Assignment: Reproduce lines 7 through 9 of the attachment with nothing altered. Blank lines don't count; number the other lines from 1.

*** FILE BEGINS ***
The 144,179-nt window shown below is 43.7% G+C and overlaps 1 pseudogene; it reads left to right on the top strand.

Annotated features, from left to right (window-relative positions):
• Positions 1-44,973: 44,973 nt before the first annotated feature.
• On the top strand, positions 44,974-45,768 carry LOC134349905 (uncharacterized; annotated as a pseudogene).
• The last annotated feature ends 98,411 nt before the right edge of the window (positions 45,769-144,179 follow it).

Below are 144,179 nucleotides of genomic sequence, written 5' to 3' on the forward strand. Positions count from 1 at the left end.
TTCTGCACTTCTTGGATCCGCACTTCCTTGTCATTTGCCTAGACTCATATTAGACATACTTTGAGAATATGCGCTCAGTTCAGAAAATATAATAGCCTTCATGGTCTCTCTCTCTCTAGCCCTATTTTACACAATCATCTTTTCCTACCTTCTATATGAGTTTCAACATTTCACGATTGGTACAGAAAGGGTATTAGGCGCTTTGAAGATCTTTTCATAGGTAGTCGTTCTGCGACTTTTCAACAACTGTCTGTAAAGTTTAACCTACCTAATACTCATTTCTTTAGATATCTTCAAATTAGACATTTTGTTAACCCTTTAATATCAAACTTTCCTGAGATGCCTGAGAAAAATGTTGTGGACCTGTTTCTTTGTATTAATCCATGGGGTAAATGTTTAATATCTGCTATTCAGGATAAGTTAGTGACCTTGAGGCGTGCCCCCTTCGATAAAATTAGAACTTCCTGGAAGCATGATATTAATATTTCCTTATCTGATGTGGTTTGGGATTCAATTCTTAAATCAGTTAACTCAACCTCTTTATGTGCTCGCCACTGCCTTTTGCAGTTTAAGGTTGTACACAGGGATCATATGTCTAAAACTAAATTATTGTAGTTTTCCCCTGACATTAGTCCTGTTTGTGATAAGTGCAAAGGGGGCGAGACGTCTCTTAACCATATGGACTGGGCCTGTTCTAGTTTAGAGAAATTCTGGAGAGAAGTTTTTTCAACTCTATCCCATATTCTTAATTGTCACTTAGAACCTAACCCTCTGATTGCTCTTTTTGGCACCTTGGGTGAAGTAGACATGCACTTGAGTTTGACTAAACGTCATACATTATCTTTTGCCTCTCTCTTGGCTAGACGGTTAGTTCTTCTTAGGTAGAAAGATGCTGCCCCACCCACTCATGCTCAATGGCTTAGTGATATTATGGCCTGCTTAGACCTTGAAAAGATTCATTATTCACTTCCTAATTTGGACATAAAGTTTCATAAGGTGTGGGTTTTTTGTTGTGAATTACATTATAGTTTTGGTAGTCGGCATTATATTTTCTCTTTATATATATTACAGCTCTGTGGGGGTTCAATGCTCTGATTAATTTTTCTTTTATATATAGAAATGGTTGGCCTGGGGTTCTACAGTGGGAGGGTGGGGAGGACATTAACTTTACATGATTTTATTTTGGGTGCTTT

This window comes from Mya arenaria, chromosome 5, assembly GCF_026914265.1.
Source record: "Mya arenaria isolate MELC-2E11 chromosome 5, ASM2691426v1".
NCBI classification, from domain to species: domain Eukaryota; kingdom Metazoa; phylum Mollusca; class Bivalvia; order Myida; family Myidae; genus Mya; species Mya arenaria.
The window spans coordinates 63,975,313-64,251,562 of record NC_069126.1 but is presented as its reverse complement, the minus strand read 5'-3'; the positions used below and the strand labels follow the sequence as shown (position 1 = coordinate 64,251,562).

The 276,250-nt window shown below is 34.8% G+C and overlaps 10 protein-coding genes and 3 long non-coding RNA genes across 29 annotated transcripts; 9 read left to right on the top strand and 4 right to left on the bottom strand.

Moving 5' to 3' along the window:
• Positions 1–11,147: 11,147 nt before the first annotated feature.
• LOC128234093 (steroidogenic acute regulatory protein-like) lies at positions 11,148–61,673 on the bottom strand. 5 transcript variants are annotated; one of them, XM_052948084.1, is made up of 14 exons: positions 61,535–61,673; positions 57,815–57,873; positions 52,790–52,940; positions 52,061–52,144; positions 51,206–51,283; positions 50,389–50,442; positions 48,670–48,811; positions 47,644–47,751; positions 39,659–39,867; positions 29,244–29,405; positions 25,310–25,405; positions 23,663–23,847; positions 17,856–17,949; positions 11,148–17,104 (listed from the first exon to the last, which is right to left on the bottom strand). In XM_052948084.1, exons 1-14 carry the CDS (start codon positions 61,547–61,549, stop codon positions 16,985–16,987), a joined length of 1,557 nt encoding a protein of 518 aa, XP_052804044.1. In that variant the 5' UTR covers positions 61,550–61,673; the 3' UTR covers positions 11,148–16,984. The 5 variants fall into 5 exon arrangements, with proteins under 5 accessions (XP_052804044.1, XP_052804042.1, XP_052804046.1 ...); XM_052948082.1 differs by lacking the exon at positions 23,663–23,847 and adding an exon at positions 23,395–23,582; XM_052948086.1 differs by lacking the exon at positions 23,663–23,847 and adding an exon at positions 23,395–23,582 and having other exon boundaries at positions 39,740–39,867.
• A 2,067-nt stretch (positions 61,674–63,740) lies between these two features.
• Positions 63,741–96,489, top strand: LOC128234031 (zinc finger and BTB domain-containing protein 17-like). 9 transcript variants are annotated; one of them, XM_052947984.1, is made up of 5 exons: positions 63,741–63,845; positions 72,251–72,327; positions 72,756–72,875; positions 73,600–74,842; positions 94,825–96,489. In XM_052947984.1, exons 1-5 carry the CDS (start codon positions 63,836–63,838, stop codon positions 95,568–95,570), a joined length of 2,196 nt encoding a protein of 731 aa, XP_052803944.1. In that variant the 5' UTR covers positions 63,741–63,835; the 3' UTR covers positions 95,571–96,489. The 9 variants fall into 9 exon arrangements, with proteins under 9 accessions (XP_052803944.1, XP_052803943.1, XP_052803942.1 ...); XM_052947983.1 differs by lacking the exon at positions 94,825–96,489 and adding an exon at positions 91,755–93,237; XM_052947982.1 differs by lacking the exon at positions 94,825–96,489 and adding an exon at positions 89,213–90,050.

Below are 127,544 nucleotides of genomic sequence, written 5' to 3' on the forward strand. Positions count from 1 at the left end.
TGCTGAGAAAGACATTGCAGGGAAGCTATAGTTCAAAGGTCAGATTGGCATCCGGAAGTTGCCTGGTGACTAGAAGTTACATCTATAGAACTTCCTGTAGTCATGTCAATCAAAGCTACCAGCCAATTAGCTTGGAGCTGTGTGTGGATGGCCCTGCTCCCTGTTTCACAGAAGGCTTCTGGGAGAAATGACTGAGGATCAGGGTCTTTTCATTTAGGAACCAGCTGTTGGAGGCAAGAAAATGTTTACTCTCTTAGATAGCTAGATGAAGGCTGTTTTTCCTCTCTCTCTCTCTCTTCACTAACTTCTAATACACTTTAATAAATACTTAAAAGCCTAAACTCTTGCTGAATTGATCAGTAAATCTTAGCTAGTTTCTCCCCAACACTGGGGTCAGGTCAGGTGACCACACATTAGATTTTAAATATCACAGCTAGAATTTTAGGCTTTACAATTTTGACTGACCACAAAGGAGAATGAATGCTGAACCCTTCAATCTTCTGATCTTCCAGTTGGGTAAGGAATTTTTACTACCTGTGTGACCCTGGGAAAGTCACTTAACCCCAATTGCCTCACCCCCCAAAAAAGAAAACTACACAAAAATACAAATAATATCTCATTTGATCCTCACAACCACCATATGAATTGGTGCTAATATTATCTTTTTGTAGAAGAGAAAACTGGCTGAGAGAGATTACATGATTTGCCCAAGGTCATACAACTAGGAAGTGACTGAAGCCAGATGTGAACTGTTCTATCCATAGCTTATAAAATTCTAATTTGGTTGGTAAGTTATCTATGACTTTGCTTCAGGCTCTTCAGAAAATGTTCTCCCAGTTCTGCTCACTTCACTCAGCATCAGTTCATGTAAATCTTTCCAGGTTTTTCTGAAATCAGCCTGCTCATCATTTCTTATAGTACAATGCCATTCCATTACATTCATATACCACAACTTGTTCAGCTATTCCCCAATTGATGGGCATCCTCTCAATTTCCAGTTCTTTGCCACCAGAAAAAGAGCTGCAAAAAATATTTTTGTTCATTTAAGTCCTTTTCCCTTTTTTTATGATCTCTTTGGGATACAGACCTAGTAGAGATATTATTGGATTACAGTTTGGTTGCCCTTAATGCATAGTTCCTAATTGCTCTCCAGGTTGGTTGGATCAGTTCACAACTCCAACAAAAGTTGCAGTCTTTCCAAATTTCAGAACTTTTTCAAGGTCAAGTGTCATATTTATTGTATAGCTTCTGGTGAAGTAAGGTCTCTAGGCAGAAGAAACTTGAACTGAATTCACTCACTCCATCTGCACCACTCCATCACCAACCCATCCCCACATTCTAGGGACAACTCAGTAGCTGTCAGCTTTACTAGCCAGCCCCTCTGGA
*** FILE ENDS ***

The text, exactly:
TTCTGCACTTCTTGGATCCGCACTTCCTTGTCATTTGCCTAGACTCATATTAGACATACTTTGAGAATATGCGCTCAGTTCAGAAAATATAATAGCCTTCATGGTCTCTCTCTCTCTAGCCCTATTTTACACAATCATCTTTTCCTACCTTCTATATGAGTTTCAACATTTCACGATTGGTACAGAAAGGGTATTAGGCGCTTTGAAGATCTTTTCATAGGTAGTCGTTCTGCGACTTTTCAACAACTGTCTGTAAAGTTTAACCTACCTAATACTCATTTCTTTAGATATCTTCAAATTAGACATTTTGTTAACCCTTTAATATCAAACTTTCCTGAGATGCCTGAGAAAAATGTTGTGGACCTGTTTCTTTGTATTAATCCATGGGGTAAATGTTTAATATCTGCTATTCAGGATAAGTTAGTGACCTTGAGGCGTGCCCCCTTCGATAAAATTAGAACTTCCTGGAAGCATGATATTAATATTTCCTTATCTGATGTGGTTTGGGATTCAATTCTTAAATCAGTTAACTCAACCTCTTTATGTGCTCGCCACTGCCTTTTGCAGTTTAAGGTTGTACACAGGGATCATATGTCTAAAACTAAATTATTGTAGTTTTCCCCTGACATTAGTCCTGTTTGTGATAAGTGCAAAGGGGGCGAGACGTCTCTTAACCATATGGACTGGGCCTGTTCTAGTTTAGAGAAATTCTGGAGAGAAGTTTTTTCAACTCTATCCCATATTCTTAATTGTCACTTAGAACCTAACCCTCTGATTGCTCTTTTTGGCACCTTGGGTGAAGTAGACATGCACTTGAGTTTGACTAAACGTCATACATTATCTTTTGCCTCTCTCTTGGCTAGACGGTTAGTTCTTCTTAGGTAGAAAGATGCTGCCCCACCCACTCATGCTCAATGGCTTAGTGATATTATGGCCTGCTTAGACCTTGAAAAGATTCATTATTCACTTCCTAATTTGGACATAAAGTTTCATAAGGTGTGGGTTTTTTGTTGTGAATTACATTATAGTTTTGGTAGTCGGCATTATATTTTCTCTTTATATATATTACAGCTCTGTGGGGGTTCAATGCTCTGATTAATTTTTCTTTTATATATAGAAATGGTTGGCCTGGGGTTCTACAGTGGGAGGGTGGGGAGGACATTAACTTTACATGATTTTATTTTGGGTGCTTT

This window comes from Mya arenaria, chromosome 5, assembly GCF_026914265.1.
Source record: "Mya arenaria isolate MELC-2E11 chromosome 5, ASM2691426v1".